Media release

Government welcomes human trafficking sentencing

19 September 2019

19 September 2019

Government welcomes Gauteng High Court’s landmark ruling handed down to Ediozi Odi, who received 6 life sentences and an additional 129 years imprisonment  for human trafficking and related charges after he kept three young girls hostage to work as sex slaves. This ruling shows that those found guilty of human trafficking and related crimes will be met with the harshest sentences possible.

Acting GCIS Director-General, Phumla Williams, said: “Government remains committed to ensuring that all South Africans are and feel safe. Our country is at a place in time where the crimes against women and children are reaching alarming levels and government will not allow this atrocious behaviour to continue in South Africa. This scourge of abuse, violence, femicide, and human trafficking cannot go unchallenged and requires every citizen and organisation to play their role to create a safer place for all.”

Human trafficking, defined as a modern-day form of slavery, is a global problem and to this end the country’s blueprint, the National Development Plan makes provision for building safer communities. Through the various pieces of legislations and policies, such as the Human Trafficking Act, government is committed to ensuring the safety of children. South Africa is also party to various international and regional instruments dealing with human trafficking.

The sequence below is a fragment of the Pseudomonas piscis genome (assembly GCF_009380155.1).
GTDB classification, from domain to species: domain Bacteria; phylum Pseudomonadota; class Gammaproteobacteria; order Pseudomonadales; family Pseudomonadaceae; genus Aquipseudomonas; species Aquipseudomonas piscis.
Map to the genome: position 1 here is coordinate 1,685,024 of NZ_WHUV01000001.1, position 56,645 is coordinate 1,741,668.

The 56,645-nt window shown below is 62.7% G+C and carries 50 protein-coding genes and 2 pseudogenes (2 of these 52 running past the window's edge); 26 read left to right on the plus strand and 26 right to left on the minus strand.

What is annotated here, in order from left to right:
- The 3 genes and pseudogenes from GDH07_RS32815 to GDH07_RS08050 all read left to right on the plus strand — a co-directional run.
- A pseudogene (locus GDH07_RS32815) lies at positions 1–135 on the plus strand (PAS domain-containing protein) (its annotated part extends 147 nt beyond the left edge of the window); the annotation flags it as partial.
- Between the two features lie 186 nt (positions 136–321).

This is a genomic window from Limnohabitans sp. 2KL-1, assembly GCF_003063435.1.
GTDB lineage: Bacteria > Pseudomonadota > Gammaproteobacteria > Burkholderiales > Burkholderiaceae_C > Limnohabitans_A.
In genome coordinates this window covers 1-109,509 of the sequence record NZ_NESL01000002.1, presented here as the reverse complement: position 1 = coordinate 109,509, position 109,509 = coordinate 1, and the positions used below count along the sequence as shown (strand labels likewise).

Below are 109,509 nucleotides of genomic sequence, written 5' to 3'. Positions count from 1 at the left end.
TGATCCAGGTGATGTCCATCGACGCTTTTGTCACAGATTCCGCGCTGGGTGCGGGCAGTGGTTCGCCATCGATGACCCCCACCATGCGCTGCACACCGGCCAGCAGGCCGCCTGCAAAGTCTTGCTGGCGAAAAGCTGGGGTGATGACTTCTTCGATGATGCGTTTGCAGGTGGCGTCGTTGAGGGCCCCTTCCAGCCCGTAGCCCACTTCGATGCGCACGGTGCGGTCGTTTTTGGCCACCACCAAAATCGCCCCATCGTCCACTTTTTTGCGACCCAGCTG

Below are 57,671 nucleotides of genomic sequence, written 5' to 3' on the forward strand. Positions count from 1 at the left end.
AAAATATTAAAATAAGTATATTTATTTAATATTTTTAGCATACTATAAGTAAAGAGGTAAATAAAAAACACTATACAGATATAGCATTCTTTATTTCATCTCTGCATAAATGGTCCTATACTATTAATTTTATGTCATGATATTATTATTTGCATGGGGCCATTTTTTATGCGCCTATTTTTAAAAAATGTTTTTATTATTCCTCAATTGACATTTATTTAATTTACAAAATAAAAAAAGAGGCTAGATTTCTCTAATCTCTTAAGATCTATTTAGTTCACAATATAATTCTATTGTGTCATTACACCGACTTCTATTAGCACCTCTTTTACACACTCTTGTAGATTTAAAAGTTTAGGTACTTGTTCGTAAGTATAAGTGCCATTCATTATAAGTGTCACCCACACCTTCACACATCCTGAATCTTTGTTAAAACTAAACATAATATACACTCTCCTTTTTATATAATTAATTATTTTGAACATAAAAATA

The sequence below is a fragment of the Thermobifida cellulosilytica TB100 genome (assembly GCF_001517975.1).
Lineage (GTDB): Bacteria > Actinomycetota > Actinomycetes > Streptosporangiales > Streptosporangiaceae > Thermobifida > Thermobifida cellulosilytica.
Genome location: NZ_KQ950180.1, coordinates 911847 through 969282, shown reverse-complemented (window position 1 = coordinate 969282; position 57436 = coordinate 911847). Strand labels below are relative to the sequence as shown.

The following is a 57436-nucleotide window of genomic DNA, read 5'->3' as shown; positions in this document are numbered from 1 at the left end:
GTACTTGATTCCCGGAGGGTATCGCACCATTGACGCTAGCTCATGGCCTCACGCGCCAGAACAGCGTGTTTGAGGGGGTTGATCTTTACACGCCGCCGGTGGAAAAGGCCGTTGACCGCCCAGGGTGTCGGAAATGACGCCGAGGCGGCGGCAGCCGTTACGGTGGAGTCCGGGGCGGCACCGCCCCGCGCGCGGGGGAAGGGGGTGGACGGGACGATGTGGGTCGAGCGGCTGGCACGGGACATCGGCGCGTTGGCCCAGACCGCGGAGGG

Government’s emergency plan, announced by President Ramaphosa will go a long way in addressing the national crisis of gender-based violence and femicide.

The plan strengthens existing measures and introduces new interventions in 5 principal areas, which include: how to prevent gender-based violence; strengthening the criminal justice system, taking steps to enhance the legal and policy framework, ensuring adequate care, support and healing for victims of violence; and, improving the economic power of women in our country.

“Communities are advised to be vigilant about their surroundings and report any strange behaviour by people in their neighbourhood. We are appealing to citizens to refrain from causing harm to children. We can and must do more to protect the lives of children,” said Williams.
Members of the public can call the Crime stop on 08600 10111 anonymously to report criminal activities. 

Phumla Williams
Cell: 083 501 0139

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